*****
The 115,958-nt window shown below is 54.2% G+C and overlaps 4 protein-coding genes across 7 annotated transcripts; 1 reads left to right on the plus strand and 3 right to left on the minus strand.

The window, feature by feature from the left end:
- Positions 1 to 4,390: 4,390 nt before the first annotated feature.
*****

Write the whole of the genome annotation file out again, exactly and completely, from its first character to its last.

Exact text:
The 115,958-nt window shown below is 54.2% G+C and overlaps 4 protein-coding genes across 7 annotated transcripts; 1 reads left to right on the plus strand and 3 right to left on the minus strand.

The window, feature by feature from the left end:
- Positions 1 to 4,390: 4,390 nt before the first annotated feature.